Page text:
Suwannee Democrat


December 6, 2013

Suwannee Valley Transit Authority moving forward-Turning around a multi-county agency

Live Oak — Gwendolyn Pra was hired by the Suwannee County Board of County Commissioners to serve as  the administrator for the Suwannee Valley Transit Authority, a public agency that was over $2 million dollars in debt at the time. Since Pra took over in August of 2011, she has pulled the agency out of debt and improved the quality of service.

“I realized after about four hours of being here the agency was about to close its doors,” Pra said. After a few minutes of calculating numbers, she realized the agency was over $2 million in debt. Even the electric bill had not been paid for quite some time.

The building’s maintenance had been long forsaken. The electrical system was out of code. The plumbing was a mess. The bus shop and office was disarray. The phone system was 20 plus years old. The software was outdated. The former staff was using a data base to schedule trips, but they were taking reservations using a pen and paper. There were no exit signs. There was no fire system. The maintenance performed on buses was not properly maintained.
It seemed Pra had quite the challenge ahead.

Pra, who is a former employee with the Department of Transportation, knew what needed to be done to get the agency up to par and knew it would be a steep hill to climb.

“The big thing was, ‘how are you going to pay for this?’” Pra asked herself.

“When I first got here, it was about survival and trying to get the place back in the black,” Pra said. “We knew we had to take some tough measures to keep the doors open.”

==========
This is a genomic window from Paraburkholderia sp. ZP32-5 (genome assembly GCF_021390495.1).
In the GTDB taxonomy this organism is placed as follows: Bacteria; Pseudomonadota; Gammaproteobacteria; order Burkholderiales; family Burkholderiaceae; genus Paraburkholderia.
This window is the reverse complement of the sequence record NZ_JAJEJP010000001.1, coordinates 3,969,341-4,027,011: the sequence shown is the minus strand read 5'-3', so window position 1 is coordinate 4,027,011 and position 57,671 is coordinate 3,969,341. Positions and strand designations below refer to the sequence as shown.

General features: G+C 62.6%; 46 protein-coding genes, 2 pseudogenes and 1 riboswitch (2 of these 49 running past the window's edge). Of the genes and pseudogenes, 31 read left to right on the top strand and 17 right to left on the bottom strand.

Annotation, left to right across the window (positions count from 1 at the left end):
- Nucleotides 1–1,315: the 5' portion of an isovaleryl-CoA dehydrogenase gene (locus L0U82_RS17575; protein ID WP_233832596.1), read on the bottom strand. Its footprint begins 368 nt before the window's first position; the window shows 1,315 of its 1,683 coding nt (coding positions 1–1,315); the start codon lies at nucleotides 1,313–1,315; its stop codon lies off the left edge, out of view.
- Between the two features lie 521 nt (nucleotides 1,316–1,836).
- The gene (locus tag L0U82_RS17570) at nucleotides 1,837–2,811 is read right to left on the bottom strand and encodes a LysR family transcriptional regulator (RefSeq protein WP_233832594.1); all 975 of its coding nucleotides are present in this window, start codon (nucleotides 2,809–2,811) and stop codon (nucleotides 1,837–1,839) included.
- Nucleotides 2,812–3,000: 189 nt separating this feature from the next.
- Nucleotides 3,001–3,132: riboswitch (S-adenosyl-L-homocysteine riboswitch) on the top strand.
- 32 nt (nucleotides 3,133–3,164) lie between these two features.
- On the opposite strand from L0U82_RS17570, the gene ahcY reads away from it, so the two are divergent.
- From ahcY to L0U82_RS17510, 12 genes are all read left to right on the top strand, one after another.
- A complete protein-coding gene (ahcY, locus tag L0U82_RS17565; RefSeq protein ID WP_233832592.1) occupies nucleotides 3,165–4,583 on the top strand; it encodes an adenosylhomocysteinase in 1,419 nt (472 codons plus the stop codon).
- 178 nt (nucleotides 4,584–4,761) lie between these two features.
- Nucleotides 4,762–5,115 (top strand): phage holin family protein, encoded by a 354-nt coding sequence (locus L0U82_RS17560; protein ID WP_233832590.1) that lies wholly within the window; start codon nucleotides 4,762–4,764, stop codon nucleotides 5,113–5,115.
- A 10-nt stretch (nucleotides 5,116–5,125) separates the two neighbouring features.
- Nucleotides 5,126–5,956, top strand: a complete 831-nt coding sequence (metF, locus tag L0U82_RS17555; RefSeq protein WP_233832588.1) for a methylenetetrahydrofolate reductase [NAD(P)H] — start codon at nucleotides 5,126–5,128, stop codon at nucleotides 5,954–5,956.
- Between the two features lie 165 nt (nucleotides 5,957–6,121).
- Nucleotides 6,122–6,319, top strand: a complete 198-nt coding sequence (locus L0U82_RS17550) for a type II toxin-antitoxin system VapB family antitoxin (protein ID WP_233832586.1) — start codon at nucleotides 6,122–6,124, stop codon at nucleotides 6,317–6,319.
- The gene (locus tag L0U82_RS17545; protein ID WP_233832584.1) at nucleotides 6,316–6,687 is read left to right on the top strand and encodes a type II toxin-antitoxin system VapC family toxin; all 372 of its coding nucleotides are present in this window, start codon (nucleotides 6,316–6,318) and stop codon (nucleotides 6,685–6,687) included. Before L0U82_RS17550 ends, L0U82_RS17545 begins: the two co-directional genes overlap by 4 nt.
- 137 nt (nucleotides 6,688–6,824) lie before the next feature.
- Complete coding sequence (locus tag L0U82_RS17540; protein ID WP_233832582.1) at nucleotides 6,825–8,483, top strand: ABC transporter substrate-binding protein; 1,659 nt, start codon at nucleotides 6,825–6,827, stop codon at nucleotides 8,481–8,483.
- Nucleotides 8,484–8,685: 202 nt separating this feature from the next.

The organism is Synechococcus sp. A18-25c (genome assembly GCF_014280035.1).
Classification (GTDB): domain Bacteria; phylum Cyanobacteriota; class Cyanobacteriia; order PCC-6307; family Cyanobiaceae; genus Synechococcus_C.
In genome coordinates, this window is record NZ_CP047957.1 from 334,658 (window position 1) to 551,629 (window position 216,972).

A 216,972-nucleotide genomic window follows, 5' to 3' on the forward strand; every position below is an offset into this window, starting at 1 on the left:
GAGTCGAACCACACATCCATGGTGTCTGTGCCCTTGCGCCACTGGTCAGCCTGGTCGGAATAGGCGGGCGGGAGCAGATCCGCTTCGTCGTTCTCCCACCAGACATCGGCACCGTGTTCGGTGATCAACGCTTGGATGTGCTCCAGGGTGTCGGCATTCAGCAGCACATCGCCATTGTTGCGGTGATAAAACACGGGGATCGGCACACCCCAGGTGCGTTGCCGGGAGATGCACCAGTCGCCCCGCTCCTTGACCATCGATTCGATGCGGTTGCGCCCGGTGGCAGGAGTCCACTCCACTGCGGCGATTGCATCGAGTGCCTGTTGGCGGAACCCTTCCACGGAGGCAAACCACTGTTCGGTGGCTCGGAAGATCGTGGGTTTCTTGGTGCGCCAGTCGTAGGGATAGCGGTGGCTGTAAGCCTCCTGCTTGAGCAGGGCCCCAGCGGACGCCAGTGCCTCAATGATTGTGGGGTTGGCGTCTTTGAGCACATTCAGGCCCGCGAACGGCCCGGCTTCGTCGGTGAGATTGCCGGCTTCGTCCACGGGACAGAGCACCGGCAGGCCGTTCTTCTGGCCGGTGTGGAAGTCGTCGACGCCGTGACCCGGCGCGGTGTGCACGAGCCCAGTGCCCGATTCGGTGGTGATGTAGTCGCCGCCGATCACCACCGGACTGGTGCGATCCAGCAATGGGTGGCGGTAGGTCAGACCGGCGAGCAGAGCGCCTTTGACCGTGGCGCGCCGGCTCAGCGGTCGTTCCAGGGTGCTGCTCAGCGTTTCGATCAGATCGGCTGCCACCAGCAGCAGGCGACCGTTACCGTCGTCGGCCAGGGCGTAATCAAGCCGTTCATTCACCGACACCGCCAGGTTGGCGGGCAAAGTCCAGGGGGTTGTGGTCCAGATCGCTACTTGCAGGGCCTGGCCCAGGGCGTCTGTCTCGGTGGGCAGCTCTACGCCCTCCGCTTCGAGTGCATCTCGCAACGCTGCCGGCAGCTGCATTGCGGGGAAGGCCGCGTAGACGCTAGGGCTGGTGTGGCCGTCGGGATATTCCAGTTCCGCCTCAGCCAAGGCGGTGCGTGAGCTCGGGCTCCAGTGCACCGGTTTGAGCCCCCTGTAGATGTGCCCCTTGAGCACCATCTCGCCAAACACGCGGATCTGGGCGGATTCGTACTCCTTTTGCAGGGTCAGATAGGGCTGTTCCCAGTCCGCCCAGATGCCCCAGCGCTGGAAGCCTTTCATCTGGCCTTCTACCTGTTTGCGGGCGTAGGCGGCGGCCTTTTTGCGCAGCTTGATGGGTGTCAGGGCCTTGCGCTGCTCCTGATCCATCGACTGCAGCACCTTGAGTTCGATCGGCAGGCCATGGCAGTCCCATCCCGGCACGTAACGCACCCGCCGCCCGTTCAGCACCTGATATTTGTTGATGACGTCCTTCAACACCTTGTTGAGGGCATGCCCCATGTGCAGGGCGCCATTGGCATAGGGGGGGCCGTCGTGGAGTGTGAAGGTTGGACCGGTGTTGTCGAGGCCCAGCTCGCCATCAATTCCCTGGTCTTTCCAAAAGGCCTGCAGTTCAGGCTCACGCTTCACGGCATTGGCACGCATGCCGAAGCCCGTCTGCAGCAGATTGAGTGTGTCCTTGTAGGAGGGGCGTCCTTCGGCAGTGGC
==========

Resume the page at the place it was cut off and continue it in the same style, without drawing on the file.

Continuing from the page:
Although it was no easy task, Pra said within 15 months of taking over the agency, SVTA was completely out of debt. It should be noted that Pra did that without receiving any additional funds.

“We just jumped in. I knew I was in an emergency situation,” Pra said. “We were probably within five day of closing.”

Pra said she began gaining ground by removing service that didn’t have a funding source. There were seven routes in Lake City and two in Live Oak that met that criteria and were cut immediately.

She then called in Bill Steele, a long-time friend who was retiring from the military, to move to Live Oak and become the director of operations for SVTA.

For quite some time, Pra said there was no such thing as an eight hour day, as they worked long hours as a team to get the building and the company back on its feet again. Within a year-and-a-half, the building was brought up to date.

“We spent a weekend up here scrubbing and getting the building ready to paint,” Pra said.

In another effort to save money, Pra obtained approval with the court system to be a place where individuals needing community service hours could work for the SVTA and gain the hours they needed to comply with the court.

“Bill reviewed their skills and put them to work at their skill labor,” Pra said. “That was a huge help to us.”

Pra gave much credit to the DOT who assisted in remodeling the garage.

“We documented the need to them, and they helped,” Pra said.

Pra said she stopped many outside services to save money such as coffee, cleaning and lawn care. For over a year, someone at SVTA was responsible for maintaining the lawn. Staff members worked as a team to clean the office.

“Things we could do ourselves, we did,” Pra said.

Pra takes pride in knowing her office is truly a public service agency.

She recalled during Tropical Storm Debby, bus drivers were reporting to the office in the midst of the storm to go and help others.

“Many drivers were already on their way to the office by the time I called them,” Pra said.

During the storm, airboats were used to rescue individuals from their homes which were under water. SVTA buses would then pick the people up and transport them to the local storm shelter. Pra said 286 people were loaded up on buses and carried to safety.

SVTA has approximately 30 buses that service three counties: Columbia, Hamilton and Suwannee. The agency relies on those counties boards of county commissioners and DOT for funding. Medicaid funds are used strictly for the services they provide to Medicaid services.

Pra said she has three goals: continue to stay within the operating budget; provide services to those who need it; and expand the services currently offered.

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